Now that the post-quake emergency has settled into dismal routine, the unresolved question of how to clear staggering amounts of debris has emerged as a major logistical obstacle to reconstruction, as experts begin to confront a task they say will be neither simple nor quick.
A massive demolition and rubble-removal program has not yet been designed, won't get started for at least several weeks, and will likely be a "years-long" endeavor, say experts helping develop a strategy for the Haitian government.
The need to start will only acquire more urgency with the approach of the rainy season at the end of March, which could lead to further building collapses and make the difficult job of rubble clearing even harder, the experts say.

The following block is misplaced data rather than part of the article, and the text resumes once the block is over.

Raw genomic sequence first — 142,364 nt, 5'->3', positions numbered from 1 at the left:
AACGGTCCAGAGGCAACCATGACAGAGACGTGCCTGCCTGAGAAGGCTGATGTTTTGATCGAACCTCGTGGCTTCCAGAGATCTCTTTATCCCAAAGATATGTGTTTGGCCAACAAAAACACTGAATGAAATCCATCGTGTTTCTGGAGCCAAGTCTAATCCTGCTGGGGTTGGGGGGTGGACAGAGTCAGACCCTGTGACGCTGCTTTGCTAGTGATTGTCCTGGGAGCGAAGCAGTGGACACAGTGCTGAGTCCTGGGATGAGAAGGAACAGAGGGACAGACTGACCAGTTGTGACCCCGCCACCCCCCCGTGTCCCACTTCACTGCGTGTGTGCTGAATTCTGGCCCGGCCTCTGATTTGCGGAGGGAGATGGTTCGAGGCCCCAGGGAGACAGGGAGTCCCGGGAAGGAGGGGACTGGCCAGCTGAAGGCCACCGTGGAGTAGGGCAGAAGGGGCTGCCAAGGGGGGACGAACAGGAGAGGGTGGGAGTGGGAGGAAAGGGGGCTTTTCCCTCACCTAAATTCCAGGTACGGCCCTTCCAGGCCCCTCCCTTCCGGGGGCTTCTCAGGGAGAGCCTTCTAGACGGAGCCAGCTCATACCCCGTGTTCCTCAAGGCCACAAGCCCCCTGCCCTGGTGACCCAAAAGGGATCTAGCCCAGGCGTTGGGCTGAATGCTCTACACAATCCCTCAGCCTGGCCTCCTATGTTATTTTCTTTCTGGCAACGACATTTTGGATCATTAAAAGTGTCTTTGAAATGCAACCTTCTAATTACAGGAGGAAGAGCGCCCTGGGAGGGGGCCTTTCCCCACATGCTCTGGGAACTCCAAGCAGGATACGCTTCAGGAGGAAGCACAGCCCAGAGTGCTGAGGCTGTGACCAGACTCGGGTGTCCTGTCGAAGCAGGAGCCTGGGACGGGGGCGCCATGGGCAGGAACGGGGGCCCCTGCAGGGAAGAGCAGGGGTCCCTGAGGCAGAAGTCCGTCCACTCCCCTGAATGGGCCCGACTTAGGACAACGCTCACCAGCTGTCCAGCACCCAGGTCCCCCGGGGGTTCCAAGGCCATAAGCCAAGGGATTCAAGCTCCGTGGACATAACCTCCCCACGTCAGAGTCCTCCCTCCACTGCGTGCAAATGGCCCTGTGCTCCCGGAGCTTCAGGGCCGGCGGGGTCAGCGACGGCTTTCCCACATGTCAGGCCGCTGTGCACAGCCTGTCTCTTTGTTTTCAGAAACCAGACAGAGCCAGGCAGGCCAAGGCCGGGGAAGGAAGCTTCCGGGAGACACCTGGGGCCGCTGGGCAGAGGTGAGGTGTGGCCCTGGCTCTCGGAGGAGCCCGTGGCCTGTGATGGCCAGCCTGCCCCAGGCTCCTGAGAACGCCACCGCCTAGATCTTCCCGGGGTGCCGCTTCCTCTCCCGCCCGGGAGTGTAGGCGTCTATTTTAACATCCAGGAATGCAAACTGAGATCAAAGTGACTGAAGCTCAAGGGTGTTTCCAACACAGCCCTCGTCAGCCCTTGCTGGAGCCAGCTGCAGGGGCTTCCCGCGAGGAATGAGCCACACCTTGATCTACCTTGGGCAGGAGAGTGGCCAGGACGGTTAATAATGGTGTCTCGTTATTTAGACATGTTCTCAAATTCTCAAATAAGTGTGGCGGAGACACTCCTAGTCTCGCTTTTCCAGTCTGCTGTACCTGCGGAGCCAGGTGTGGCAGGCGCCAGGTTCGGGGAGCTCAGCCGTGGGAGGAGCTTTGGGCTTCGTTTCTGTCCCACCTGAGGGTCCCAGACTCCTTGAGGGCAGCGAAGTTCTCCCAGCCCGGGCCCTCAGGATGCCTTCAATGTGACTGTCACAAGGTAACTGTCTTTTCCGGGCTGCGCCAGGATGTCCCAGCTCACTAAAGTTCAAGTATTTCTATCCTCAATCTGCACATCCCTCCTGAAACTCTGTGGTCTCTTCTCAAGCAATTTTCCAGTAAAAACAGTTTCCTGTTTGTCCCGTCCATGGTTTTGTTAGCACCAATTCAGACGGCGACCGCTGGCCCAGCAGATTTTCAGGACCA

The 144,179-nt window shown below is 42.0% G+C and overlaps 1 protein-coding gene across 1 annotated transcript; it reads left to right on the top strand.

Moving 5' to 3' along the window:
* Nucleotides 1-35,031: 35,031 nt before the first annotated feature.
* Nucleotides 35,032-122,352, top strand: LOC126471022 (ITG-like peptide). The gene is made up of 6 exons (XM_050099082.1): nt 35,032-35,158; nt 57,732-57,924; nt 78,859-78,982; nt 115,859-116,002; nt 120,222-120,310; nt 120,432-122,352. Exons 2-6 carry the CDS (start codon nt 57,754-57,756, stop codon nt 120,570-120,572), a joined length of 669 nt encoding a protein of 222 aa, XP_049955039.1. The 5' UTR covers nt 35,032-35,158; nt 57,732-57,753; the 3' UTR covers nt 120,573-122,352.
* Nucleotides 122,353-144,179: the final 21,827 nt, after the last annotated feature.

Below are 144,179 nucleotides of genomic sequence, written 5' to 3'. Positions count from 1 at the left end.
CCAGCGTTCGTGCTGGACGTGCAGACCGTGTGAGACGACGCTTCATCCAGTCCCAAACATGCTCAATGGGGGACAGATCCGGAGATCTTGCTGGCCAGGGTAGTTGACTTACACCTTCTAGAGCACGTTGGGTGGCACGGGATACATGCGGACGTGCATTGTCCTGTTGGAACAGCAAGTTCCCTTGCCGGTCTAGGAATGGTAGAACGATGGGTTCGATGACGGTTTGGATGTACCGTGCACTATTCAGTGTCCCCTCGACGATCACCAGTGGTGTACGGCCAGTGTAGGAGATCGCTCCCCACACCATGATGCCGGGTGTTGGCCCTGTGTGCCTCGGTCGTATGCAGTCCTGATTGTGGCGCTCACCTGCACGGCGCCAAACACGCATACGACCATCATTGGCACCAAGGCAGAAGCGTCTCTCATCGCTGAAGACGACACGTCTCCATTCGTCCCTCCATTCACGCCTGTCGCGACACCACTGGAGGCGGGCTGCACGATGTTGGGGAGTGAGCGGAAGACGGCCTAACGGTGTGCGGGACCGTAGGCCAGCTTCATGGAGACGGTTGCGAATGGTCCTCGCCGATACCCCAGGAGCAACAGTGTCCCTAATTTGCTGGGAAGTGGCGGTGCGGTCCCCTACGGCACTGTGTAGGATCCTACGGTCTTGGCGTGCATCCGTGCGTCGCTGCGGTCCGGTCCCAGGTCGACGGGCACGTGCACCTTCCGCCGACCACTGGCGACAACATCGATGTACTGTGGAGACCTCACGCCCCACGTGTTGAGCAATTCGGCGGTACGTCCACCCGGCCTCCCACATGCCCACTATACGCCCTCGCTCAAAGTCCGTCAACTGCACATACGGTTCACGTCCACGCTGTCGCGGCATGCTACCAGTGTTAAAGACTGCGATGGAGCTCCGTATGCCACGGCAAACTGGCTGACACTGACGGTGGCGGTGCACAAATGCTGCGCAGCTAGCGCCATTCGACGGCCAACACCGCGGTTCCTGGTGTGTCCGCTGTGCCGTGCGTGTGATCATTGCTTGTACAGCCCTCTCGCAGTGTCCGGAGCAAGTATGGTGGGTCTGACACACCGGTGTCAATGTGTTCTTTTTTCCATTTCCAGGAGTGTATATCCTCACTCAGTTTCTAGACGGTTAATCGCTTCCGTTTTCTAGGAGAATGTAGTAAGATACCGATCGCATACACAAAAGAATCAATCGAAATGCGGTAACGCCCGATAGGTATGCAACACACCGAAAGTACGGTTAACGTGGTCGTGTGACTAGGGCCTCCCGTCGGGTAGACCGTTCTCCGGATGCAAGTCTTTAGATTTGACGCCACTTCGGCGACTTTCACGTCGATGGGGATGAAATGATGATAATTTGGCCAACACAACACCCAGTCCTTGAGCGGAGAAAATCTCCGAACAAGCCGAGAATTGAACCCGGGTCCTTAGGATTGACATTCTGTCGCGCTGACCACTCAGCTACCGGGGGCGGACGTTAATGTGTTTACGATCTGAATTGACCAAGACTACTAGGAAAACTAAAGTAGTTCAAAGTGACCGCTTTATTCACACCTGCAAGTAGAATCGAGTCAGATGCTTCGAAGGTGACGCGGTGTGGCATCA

But one month after the Jan. 12 earthquake, basic questions remain unsettled.
"This poses a major logistics challenge -- how to do it, when and where to begin, and how much would it cost, and how the project will be managed," said Tony Banbury, a senior United Nations official in Haiti who is helping draft a "rubble policy paper" for a meeting Friday involving U.N. and Haitian officials.
The U.N. and the Haitian government have launched a rudimentary rubble-removal program that employs Haitians in clearing roadways and some public sites, but the effort is limited by a shortage of heavy equipment. Working mainly with shovels and scoops, the crews are picking up debris virtually chunk by chunk, making piles in the street for pickup by government dump trucks.
But removing the millions of cubic feet of crushed brick, concrete, plaster and metal left by the quake will take an estimated one to two million dump-truck loads, according to preliminary estimates by U.N. engineers.
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